This is a picture of Stone Mountain, a hulking mass of rock that looms due east of Atlanta.
It was formed something like 716 skadillion years ago when the Appalachian Mountains were sprouting on America’s face like so much geological acne.
Stone Mountain’s history is pockmarked with incidents that modern historians would refer to as “shameful” or “sinister” or “evil” or even “extremely evil.” Atop its quartz monzonite dome, the Ku Klux Klan was “reborn” in 1915. I’d always heard that the Klan would hold cross burnings up there at night, terrorizing the countless blacks in the greater Atlanta area (and believe me, I tried counting them all).
The mountain’s northern side boasts the largest bas-relief carving in the world. Colloquially known as the “Confederate Rushmore,” it features Jefferson Davis, Robert E. Lee, and Stonewall Jackson:
I live in the town of Stone Mountain, GA and recently bought a used vehicle that had a prepaid sticker on it that affords me free entrance to Stone Mountain Park until March of next year.
At the local gym where I train is a relentlessly jovial black dude who’s the size of a Sasquatch. When I told him that I had a pass to Stone Mountain Park and had been hiking up its side, he asked if he could tag along, and I said sure, because I get along better with black people than you do and there’s no way anyone in their right mind could call me a racist.
The Jolly Sasquatch said he’s lived in Stone Mountain for a dozen years but had never visited the park, partially because of the Klan thing and also because he heard they have a theatrical “mini-plantation” reenactment that features actual black kids picking cotton and suchlike. He said he knew that times were tough, but he couldn’t imagine any black person taking that kind of job. Then he issued one of his thunderously jovial belly laughs.
About a hundred yards up the rocky walking trail that gets steeper the higher you climb are a series of flags—an American flag, a Rebel flag, and what I think were old variations of the Georgia state flag. The Jolly Sasquatch told me there was only one flag there he’d salute and that he loves America, but sometimes it disappoints him. I told him I don’t salute any flags.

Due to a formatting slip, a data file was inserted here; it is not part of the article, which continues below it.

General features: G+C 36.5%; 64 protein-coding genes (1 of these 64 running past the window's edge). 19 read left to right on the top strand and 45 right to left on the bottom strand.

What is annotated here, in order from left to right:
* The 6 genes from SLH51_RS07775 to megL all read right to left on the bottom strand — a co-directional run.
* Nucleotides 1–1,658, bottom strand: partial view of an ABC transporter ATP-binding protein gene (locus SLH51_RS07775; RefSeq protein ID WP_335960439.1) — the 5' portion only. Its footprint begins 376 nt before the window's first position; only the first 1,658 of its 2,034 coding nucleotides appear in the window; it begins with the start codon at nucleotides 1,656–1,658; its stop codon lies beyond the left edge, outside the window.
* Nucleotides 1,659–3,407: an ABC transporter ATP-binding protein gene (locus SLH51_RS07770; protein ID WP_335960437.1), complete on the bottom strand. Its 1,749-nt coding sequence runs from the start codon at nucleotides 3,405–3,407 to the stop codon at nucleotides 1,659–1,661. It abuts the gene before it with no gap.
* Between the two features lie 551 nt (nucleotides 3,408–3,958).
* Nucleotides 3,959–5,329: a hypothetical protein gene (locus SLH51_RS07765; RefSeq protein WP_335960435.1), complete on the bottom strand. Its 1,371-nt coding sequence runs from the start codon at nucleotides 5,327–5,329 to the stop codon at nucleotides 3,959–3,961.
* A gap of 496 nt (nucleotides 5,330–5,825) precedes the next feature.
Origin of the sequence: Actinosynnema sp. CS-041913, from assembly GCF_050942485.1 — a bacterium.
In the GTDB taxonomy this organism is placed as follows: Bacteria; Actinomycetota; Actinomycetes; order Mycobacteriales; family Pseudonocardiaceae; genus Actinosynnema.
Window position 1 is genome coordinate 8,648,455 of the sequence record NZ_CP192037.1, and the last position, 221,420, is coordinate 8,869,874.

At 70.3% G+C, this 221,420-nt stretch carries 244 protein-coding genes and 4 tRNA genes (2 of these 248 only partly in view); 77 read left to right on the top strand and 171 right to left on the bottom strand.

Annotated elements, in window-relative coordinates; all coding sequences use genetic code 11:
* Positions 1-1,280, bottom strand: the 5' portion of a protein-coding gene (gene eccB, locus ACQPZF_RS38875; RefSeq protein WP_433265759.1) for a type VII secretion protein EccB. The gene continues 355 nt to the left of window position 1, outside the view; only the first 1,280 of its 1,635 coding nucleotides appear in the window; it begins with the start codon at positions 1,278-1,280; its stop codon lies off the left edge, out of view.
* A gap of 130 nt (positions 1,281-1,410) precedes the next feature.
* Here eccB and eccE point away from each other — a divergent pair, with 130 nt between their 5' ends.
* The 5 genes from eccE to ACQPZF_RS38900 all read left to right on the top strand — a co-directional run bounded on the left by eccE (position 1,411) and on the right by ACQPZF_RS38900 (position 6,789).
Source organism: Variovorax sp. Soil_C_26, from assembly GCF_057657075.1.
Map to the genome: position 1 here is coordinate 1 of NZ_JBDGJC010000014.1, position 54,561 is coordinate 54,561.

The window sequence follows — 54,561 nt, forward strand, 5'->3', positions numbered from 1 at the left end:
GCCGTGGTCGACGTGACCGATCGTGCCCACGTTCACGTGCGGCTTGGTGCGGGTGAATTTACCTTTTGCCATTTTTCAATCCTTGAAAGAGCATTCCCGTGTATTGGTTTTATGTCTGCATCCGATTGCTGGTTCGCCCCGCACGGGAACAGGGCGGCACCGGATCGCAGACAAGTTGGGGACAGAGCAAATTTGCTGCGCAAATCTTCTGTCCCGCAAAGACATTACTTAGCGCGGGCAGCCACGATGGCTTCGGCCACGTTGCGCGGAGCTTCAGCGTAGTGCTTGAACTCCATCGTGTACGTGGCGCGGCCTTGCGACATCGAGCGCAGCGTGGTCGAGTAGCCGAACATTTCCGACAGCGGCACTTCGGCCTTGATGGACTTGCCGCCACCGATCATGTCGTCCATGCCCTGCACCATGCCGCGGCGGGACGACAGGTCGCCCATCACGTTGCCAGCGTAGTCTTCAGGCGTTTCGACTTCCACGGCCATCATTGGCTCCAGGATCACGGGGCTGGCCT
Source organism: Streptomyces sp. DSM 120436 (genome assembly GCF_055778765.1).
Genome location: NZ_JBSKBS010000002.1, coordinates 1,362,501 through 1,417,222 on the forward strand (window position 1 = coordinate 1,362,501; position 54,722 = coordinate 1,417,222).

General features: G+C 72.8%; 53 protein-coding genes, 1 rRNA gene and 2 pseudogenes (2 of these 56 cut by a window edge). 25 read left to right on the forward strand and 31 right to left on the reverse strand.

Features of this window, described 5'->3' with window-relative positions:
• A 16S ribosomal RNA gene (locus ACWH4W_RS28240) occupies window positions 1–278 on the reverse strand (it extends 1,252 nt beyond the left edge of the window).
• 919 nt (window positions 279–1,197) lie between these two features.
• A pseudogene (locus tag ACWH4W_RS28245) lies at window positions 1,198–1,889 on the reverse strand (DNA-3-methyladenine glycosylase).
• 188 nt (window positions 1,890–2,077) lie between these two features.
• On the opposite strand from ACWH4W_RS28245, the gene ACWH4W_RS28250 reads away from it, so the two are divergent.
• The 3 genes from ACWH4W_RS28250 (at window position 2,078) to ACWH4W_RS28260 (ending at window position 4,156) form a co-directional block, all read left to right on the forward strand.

As we were walking, we were joined by another hiker that to me looked like Uncle Remus from Disney’s Song of the South:
Halfway up the mountain, we all stopped at a way station to catch our breath. Uncle Remus spotted a nearly purple-skinned black woman in what appeared to be some kind of traditional African garb. Just from her facial features, he guessed that she was from South Sudan, and she told him he was right. I was impressed.
As we kept walking he said he’d known ruthless Ugandan dictator Idi Amin, Martin Luther King, Stokely Carmichael, and several members of the original Black Panthers. Then he said the Greeks stole everything from Black Egypt before the fucking Arabs overran Egypt and destroyed a great ancient African civilization.
Jolly Sasquatch told him it’s important to learn from history, but it’s also important for everyone to get past it. Uncle Remus said you can’t navigate the present unless you understand the past.
When we reached the mountaintop, Uncle Remus started talking about Jews. A lot. About how they’re actually the “one percent” who control everything. I joked that he needed to keep his voice down, because even at the top of the mountain, the Jews had cameras and were also able to hear him. He then clarified that his beef wasn’t with Jews per se, but with Zionists. He also said he thought Ron Paul was the most honest major politician in America today.
Despite what he said about Das Juden and the Hellenes, he said that we’re all the same human family and that everyone needs to learn to get along. I said that I’m more skeptical and that even if the only two people left on Earth were identical twins, they’d find a way to divide themselves and go to war.
Before he split and started walking down the mountain, he told us his name and that we could Google him: “Mukasa Dada.” Me and Jolly Sasquatch stayed behind to take in some of the windswept panoramic view for a few more minutes before we descended. After I dropped him off at his apartment and before I got home, he called me. He had already Googled the dude and looked at pictures. Yep, that was him. These days he’s known as “Mukasa Dada”—a handle he adopted after meeting Idi Amin, although his “real” name appears to be Willie Ricks. And not only was he deeply involved in the Civil Rights movement, along with Stokely Carmichael, he was the man who popularized the term “Black Power.”
So I have been to the top of the mountain mentioned by name in Martin Luther King’s “I Have a Dream” speech. And I have spoken with the man credited as the coauthor of the term “Black Power” on a giant rock that used to be ruled by the Klan and has Confederate heroes carved on the side of it.
Next time I go to the park, I’m going to visit the mini-plantation and free all the actors.